Some of Calcutta’s wider and notoriously chaotic crossroads are to have elevated platforms on the zebra crossing for the safety of pedestrians stranded in the middle either for their own fault or because of disproportionate traffic-signal cycles.
Each of the 15 intersections chosen for the project will have a concrete platform rising six inches from the road surface, providing pedestrians an island to take refuge in should traffic resume before they are safely on the other side.
The intersections at Gariahat, Ballygunge Phari, KC Das, Dorina, Girish Park and Shyambazar are among those that will have what the Calcutta Municipal Corporation (CMC) intends to call pedestrian islands.
At the Dorina crossing, people going towards BC Roy Market from the side of Metropolitan Building are invariably in a losing race against the traffic light. “There are many such intersections where the road is so wide that pedestrians often fail to reach the other end before the signal turns green. People caught in the middle with cars whizzing past them on either side is a common sight,” a police officer said.
The elevated platforms will be painted black-and-yellow or white-and-blue so that motorists spot them from far.
Vineet Goyal, the additional commissioner of police (I), said the decision to have pedestrian islands in the middle of intersections was part of a larger strategy to make the roads safer for pedestrians. “We have been doing a lot of work to make pedestrian movement safer and better organised. We have installed drop gates at a few places and achieved some success. Building these islands is an extension of that.”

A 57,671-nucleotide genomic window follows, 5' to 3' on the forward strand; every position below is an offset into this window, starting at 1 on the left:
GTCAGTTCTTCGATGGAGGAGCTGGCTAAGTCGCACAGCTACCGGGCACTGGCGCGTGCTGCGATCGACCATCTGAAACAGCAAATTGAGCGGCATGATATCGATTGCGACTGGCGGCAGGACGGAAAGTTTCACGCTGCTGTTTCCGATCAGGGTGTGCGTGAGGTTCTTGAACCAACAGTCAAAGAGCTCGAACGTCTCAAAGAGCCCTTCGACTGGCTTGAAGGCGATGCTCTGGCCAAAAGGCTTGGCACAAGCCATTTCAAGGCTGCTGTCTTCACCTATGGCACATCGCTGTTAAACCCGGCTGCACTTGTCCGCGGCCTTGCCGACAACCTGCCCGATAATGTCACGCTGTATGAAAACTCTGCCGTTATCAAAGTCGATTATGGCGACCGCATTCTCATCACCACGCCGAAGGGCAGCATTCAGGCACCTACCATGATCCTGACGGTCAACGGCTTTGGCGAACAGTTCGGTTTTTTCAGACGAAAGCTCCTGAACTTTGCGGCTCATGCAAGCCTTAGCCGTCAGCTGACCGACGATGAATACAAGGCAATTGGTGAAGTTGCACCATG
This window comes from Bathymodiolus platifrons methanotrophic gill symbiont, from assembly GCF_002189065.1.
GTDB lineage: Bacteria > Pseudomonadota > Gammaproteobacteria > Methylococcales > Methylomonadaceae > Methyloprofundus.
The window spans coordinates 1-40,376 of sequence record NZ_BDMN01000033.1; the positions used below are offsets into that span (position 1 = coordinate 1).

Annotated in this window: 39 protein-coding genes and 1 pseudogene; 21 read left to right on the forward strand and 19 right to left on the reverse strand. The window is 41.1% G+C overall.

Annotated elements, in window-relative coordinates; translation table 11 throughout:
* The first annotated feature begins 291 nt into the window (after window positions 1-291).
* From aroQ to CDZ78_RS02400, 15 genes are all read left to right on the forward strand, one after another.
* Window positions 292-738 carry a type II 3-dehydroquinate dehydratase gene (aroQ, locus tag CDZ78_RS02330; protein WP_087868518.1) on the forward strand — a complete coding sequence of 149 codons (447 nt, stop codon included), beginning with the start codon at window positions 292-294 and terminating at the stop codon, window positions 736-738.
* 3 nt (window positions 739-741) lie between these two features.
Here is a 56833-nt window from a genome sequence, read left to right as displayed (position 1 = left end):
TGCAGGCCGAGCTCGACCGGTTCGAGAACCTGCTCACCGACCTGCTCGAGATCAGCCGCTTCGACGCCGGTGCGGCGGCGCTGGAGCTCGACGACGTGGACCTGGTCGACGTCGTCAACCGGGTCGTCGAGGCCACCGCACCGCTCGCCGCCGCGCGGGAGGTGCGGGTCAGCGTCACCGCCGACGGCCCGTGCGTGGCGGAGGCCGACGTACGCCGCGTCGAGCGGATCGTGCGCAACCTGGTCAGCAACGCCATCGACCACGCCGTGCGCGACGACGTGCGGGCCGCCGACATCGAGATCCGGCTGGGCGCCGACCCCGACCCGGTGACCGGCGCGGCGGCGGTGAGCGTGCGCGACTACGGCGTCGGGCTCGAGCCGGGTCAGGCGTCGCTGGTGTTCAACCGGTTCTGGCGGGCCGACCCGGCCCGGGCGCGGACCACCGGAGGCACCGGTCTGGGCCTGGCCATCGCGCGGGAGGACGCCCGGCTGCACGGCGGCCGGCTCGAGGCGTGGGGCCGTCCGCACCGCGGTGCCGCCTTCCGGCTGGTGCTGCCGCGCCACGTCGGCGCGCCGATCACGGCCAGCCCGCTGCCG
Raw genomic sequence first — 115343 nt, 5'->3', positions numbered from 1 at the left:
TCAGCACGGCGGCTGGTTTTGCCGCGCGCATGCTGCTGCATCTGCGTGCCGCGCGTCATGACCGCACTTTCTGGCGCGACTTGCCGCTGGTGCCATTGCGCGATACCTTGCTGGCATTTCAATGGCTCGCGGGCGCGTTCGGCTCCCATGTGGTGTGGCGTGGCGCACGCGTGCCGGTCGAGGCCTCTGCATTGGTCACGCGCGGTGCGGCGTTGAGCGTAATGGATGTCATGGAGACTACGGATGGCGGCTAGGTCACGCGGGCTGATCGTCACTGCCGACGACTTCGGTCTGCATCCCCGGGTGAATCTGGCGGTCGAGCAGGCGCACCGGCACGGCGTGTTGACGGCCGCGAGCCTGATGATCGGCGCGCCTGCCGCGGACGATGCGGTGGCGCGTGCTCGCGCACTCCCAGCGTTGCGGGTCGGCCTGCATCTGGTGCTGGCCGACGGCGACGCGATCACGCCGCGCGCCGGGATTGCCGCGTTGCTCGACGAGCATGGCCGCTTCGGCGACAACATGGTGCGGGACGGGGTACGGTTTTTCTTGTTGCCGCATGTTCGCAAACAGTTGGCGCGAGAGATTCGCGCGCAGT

The roads that will have pedestrian islands have high traffic volumes and are so wide that it is often impossible to cross over at one go, especially if someone does not start the moment the signal turns red. In a city where pedestrian discipline is almost non-existent, the impact of these in-built challenges doubles.
“If pedestrians get 10 seconds to go across an intersection and someone starts after five seconds have already gone by, there is no way that person will get to the other side before traffic resumes. Being stranded in the middle of the road when the signal changes is dangerous,” Goyal said.
Jawaharlal Nehru Road in Esplanade has traffic approaching from SN Banerjee Road and Rani Rashmoni Avenue even as pedestrians cross over east to west and vice-versa. Some vehicles from Rani Rashmoni Road take a right turn towards Park Street, impeding pedestrian movement.
By the time pedestrians get the chance to proceed without the fear of being hit, only a few seconds are left for north-south traffic to resume. This makes it almost impossible for a pedestrian to go from one end to the other on that stretch of road without flirting with danger.
According to a civic engineer, the width of Jawaharlal Nehru Road at the Dorina intersection is around 100ft. “We conducted a joint inspection with the police and selected the spots where pedestrian islands can be built,” he said.
The length and width of the islands will depend on the space available at a particular intersection. The average dimensions will be 10 x 5ft, which can accommodate between six and eight persons.
The CMC aims to have the proposed islands ready for use in two months. Each of these will cost around Rs 50,000 to build, the engineer said.
But will the police be able to ensure that pedestrians stand only on the platforms? “A large number of people do not even use the zebra crossings. If they still refuse to be compliant, the purpose of having platforms will be lost,” an officer said.
Source: The Telegraph